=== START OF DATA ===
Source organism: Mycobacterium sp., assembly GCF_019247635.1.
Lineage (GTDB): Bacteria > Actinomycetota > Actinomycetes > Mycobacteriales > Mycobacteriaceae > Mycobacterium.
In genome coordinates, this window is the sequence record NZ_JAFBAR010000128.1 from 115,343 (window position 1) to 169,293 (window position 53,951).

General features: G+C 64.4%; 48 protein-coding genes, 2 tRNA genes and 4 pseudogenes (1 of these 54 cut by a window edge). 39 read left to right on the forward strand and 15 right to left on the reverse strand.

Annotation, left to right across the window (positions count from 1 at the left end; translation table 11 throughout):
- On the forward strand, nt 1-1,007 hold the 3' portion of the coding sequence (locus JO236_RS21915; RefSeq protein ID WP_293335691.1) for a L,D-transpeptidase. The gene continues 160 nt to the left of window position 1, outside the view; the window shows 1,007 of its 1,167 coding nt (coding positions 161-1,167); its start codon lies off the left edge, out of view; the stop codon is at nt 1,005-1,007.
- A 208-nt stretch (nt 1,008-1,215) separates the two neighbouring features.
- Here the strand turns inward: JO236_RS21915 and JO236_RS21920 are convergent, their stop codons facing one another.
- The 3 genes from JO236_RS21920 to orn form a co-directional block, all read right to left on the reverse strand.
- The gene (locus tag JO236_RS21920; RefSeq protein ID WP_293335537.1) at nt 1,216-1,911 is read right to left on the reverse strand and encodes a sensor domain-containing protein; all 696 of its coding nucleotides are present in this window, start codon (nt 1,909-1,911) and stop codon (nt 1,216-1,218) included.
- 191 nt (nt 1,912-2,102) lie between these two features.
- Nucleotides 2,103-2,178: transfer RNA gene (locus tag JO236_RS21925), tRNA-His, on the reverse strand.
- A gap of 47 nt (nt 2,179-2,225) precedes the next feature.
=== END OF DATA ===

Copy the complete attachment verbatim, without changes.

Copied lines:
Source organism: Mycobacterium sp., assembly GCF_019247635.1.
Lineage (GTDB): Bacteria > Actinomycetota > Actinomycetes > Mycobacteriales > Mycobacteriaceae > Mycobacterium.
In genome coordinates, this window is the sequence record NZ_JAFBAR010000128.1 from 115,343 (window position 1) to 169,293 (window position 53,951).

General features: G+C 64.4%; 48 protein-coding genes, 2 tRNA genes and 4 pseudogenes (1 of these 54 cut by a window edge). 39 read left to right on the forward strand and 15 right to left on the reverse strand.

Annotation, left to right across the window (positions count from 1 at the left end; translation table 11 throughout):
- On the forward strand, nt 1-1,007 hold the 3' portion of the coding sequence (locus JO236_RS21915; RefSeq protein ID WP_293335691.1) for a L,D-transpeptidase. The gene continues 160 nt to the left of window position 1, outside the view; the window shows 1,007 of its 1,167 coding nt (coding positions 161-1,167); its start codon lies off the left edge, out of view; the stop codon is at nt 1,005-1,007.
- A 208-nt stretch (nt 1,008-1,215) separates the two neighbouring features.
- Here the strand turns inward: JO236_RS21915 and JO236_RS21920 are convergent, their stop codons facing one another.
- The 3 genes from JO236_RS21920 to orn form a co-directional block, all read right to left on the reverse strand.
- The gene (locus tag JO236_RS21920; RefSeq protein ID WP_293335537.1) at nt 1,216-1,911 is read right to left on the reverse strand and encodes a sensor domain-containing protein; all 696 of its coding nucleotides are present in this window, start codon (nt 1,909-1,911) and stop codon (nt 1,216-1,218) included.
- 191 nt (nt 1,912-2,102) lie between these two features.
- Nucleotides 2,103-2,178: transfer RNA gene (locus tag JO236_RS21925), tRNA-His, on the reverse strand.
- A gap of 47 nt (nt 2,179-2,225) precedes the next feature.